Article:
By Nick Butler at the Fairmont Hotel in Monte Carlo

Kosovo Olympic Committee President Besim Hasani has achieved a longstanding ambition ©ITGKosovo Olympic Committee President Besim Hasani has claimed the Paralympics is his next goal following the International Olympic Committee's (IOC) unanimous decision to accept the Balkan Republic as a full member here today.

Following the decision of the IOC's ruling Executive Board to grant provisional recognition in October, the vote of the members-at-large was always a rubber-stamping more than a real challenge, but, even so, the fact not a single member objected was still a surprise.

This now means Kosovan athletes will be able to compete at the Rio 2016 Olympic Games under their national flag, as well as join other organisation such as the Association of National Olympic Committees and compete at events like the Baku 2015 European Games.

"I am very excited, very happy and feel complete," a delighted Hasani, who has led the KOC since 1996, told insidethegames afterwards.

"But at the same time I am full of energy and determined to work harder to have athletes compete in the Olympics and win medals.

"This decision shows that sport is always one step ahead of politics.

"Through sport many conflicts can be solved and bridges of friendship can be built."

Thomas Bach was among those to welcome Kosovo's Olympic inclusion ©Getty ImagesThomas Bach was among those to welcome Kosovo's Olympic inclusion ©Getty Images

Although recognised by 108 out of the 193 United Nations members since declaring independence in 2008, Kosovo is not a UN member predominantly because of opposition from certain nations, including Russia, China and Serbia.

This has been a stumbling block in terms of Olympic recognition as well, with the primary dispute over whether the Olympic Charter's demand to be "recognised by the international community" requires UN membership.

But following support from the IOC's Director of NOC Relations Peré Miró, support was voiced by ANOC President and influential IOC member, Sheikh Ahmad Al Fahad Al Sabah, as well as European Olympic Committees (EOC) head Patrick Hickey, who said Kosovo would now become the 50th EOC member.

From this point, is seemed clear a triumphant acceptance was inevitable.

Serbian officials, including Olympic Committee of Serbia President Vlade Divac, who was unable to attend today, were not happy with the decision, it was revealed afterwards, but accepted it "in the interest of the athletes".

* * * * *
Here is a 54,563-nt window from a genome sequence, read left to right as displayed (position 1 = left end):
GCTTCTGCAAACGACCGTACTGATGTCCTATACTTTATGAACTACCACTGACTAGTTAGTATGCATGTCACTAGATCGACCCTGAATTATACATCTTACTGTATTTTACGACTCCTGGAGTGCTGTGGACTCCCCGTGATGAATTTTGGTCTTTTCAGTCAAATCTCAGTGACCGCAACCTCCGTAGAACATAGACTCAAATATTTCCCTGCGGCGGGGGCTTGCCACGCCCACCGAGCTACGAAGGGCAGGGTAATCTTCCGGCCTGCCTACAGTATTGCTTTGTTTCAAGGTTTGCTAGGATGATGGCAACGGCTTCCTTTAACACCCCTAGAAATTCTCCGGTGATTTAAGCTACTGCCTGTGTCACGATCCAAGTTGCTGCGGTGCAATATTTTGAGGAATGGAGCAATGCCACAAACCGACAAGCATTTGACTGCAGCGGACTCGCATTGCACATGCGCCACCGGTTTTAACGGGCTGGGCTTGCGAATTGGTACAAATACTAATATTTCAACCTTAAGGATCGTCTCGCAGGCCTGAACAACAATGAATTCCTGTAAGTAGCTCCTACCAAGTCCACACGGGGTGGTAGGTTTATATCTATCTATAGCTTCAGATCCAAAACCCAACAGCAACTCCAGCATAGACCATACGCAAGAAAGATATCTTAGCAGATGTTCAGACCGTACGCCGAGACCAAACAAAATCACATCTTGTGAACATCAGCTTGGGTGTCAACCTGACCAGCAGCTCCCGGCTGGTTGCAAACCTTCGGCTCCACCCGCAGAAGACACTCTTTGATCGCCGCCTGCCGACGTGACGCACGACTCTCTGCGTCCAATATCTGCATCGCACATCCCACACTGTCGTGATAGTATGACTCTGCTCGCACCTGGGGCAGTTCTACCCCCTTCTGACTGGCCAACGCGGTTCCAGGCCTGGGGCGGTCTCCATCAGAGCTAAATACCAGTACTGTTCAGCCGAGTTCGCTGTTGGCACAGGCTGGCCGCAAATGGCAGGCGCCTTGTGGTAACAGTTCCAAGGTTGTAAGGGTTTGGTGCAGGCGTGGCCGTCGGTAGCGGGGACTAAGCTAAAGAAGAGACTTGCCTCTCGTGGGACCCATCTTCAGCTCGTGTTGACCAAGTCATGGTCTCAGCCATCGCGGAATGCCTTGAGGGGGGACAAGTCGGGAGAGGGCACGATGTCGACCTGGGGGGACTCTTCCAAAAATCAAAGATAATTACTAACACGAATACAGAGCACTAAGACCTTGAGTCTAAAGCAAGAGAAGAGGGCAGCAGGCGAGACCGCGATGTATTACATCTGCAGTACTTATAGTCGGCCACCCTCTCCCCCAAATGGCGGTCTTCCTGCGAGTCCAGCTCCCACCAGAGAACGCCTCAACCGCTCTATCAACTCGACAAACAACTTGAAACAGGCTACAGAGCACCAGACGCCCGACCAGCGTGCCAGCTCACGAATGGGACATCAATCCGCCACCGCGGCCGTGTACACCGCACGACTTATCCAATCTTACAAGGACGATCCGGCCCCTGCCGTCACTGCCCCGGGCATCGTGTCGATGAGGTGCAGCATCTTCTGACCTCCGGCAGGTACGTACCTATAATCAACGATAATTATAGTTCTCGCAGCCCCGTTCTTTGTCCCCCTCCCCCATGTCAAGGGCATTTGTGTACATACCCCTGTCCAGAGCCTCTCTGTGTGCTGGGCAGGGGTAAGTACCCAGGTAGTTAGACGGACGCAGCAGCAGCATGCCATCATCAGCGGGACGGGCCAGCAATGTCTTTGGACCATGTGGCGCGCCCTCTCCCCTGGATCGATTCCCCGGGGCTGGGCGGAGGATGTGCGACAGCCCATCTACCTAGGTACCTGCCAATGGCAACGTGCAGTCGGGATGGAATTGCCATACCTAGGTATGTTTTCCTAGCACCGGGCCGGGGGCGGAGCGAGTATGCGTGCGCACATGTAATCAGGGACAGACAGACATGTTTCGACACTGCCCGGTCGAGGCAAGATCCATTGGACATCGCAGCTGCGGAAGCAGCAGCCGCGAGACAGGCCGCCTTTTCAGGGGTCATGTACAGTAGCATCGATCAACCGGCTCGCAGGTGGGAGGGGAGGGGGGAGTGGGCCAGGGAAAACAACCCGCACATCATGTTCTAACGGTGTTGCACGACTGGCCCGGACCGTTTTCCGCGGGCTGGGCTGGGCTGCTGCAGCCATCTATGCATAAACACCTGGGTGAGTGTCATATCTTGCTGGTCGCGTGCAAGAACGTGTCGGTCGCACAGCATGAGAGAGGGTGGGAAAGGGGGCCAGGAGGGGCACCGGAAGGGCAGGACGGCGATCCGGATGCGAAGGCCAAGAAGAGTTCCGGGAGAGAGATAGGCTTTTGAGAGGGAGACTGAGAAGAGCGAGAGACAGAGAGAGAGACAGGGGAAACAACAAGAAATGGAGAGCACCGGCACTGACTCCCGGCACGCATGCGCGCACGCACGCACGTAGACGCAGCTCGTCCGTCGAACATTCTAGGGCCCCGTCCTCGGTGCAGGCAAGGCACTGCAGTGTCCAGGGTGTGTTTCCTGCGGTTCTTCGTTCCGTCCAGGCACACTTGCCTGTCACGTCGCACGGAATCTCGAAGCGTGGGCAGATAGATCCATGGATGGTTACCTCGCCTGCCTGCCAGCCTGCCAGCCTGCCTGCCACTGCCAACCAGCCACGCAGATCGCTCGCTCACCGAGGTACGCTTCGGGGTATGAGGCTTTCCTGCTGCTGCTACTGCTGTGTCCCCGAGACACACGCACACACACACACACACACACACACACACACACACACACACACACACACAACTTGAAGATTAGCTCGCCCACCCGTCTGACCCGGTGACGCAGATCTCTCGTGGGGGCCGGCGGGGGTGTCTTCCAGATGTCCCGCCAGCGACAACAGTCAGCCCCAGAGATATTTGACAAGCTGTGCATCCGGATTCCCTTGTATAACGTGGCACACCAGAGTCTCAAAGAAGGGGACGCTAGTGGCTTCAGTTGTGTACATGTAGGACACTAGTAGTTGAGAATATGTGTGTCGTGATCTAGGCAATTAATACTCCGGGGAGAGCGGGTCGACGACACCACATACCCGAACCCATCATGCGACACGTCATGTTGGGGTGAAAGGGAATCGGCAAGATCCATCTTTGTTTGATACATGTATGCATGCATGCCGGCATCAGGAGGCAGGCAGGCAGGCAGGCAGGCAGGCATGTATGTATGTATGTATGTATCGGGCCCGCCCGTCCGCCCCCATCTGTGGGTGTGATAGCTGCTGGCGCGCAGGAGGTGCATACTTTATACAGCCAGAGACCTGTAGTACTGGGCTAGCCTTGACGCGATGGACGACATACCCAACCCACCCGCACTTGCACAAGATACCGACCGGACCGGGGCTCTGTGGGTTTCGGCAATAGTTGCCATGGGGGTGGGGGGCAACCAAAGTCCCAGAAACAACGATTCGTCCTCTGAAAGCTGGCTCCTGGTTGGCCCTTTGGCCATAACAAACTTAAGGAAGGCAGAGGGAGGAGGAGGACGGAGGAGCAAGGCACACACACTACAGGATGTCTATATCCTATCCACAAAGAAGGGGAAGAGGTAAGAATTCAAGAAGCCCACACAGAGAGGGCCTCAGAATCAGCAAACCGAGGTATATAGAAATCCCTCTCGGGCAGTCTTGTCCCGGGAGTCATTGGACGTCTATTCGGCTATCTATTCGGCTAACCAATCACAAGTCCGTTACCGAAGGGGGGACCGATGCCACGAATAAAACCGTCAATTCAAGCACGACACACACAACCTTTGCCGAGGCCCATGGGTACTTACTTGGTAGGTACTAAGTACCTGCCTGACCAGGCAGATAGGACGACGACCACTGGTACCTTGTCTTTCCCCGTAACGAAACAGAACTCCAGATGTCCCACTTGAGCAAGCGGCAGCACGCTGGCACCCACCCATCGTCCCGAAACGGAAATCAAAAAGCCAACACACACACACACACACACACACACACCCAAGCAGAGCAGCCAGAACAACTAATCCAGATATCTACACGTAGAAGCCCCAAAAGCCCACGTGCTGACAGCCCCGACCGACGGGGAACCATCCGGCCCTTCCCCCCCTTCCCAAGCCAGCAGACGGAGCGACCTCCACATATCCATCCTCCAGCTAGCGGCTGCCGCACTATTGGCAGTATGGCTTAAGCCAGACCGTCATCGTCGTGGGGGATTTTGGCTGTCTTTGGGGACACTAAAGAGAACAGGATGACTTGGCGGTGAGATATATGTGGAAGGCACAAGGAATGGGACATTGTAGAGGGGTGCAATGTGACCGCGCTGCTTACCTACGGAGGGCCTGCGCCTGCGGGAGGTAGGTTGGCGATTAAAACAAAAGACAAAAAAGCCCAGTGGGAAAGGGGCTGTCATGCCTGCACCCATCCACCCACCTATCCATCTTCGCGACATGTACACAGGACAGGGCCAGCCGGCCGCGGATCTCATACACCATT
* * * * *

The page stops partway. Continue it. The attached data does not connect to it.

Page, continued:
Kosovo are now set to become a member of various other International Federations and organisations, ahead of Rio 2016, where two-time reigning world champion judoka Majlinda Kelmendi will be a leading gold medal hope.

World judo champion Majlinda Kelmendi competed for Albania at London 2012 but should now compete for Kosovo in Rio ©AFP/Getty ImagesWorld judo champion Majlinda Kelmendi competed for Albania at London 2012 but should now compete for Kosovo in Rio ©AFP/Getty Images

Hasani also revealed how he has already had a meeting with International Paralympic Committee (IPC) President Sir Philip Craven and is hopefulmembership of that organisation will follow soon.

"We spoke about our procedure and once we are part of the IOC, which we now are, we were told we should apply," he said.

"We are going to apply immediately and have already established a Paralympic Committee to do that."

Paralympic sport in the Republic is still very limited to the extent they would likely only have a participant at Rio 2016 should a Kosovan-born athlete who lives overseas switch nationalist, but recognition is seen as a key catalyst to allowing further growth.

Speaking to insidethegames this afternoon, Sir Philip Craven spoke enthusiastically about the meeting yesterday and, although he does not have a timeline of when membership will be accepted, said that "discussions are underway" and progress is being made.

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October 2014: Kosovo set to compete at Rio 2016 after granted Olympic recognition